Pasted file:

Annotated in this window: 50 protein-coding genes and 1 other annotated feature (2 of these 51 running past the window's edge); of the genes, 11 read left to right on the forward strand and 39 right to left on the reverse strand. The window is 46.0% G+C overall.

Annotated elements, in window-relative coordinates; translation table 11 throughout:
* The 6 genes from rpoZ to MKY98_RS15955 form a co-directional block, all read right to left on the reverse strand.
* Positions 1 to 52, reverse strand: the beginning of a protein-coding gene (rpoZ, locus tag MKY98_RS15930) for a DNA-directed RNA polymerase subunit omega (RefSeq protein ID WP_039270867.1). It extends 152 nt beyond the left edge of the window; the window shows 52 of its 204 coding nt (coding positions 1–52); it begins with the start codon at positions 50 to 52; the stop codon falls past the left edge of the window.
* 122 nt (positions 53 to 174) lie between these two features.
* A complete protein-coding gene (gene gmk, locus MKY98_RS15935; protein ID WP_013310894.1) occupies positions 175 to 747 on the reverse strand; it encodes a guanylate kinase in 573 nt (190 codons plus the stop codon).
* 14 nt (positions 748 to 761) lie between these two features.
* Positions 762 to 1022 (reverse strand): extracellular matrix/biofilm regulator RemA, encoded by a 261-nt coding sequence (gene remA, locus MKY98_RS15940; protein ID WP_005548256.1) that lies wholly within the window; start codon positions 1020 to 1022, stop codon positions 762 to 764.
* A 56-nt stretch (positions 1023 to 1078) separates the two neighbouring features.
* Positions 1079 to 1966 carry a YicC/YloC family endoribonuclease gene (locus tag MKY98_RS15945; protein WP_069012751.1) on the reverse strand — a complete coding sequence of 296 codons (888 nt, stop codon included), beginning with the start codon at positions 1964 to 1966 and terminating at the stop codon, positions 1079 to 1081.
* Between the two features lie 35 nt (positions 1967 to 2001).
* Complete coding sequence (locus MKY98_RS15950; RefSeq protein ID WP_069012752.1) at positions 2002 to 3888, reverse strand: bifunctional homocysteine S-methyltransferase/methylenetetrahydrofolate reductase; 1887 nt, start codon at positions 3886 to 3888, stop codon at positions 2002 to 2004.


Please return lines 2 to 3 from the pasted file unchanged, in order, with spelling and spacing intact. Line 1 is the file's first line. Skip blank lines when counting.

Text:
Annotated elements, in window-relative coordinates; translation table 11 throughout:
* The 6 genes from rpoZ to MKY98_RS15955 form a co-directional block, all read right to left on the reverse strand.